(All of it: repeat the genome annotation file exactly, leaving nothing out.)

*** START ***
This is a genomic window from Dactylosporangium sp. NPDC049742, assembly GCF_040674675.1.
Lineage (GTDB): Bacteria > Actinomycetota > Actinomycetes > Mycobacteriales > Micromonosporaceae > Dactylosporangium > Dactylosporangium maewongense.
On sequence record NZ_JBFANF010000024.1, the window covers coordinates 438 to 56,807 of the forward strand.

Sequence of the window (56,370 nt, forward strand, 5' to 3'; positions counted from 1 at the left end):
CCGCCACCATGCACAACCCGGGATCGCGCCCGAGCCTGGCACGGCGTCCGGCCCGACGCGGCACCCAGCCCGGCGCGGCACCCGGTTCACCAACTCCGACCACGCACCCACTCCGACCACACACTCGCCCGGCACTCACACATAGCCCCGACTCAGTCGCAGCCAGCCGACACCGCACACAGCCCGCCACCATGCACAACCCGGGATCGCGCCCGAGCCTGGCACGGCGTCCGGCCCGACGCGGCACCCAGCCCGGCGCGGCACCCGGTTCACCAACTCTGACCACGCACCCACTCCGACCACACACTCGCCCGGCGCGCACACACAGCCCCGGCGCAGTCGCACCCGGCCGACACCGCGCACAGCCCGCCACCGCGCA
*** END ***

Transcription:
This is a genomic window from Dactylosporangium sp. NPDC049742, assembly GCF_040674675.1.
Lineage (GTDB): Bacteria > Actinomycetota > Actinomycetes > Mycobacteriales > Micromonosporaceae > Dactylosporangium > Dactylosporangium maewongense.
On sequence record NZ_JBFANF010000024.1, the window covers coordinates 438 to 56,807 of the forward strand.

Sequence of the window (56,370 nt, forward strand, 5' to 3'; positions counted from 1 at the left end):
CCGCCACCATGCACAACCCGGGATCGCGCCCGAGCCTGGCACGGCGTCCGGCCCGACGCGGCACCCAGCCCGGCGCGGCACCCGGTTCACCAACTCCGACCACGCACCCACTCCGACCACACACTCGCCCGGCACTCACACATAGCCCCGACTCAGTCGCAGCCAGCCGACACCGCACACAGCCCGCCACCATGCACAACCCGGGATCGCGCCCGAGCCTGGCACGGCGTCCGGCCCGACGCGGCACCCAGCCCGGCGCGGCACCCGGTTCACCAACTCTGACCACGCACCCACTCCGACCACACACTCGCCCGGCGCGCACACACAGCCCCGGCGCAGTCGCACCCGGCCGACACCGCGCACAGCCCGCCACCGCGCA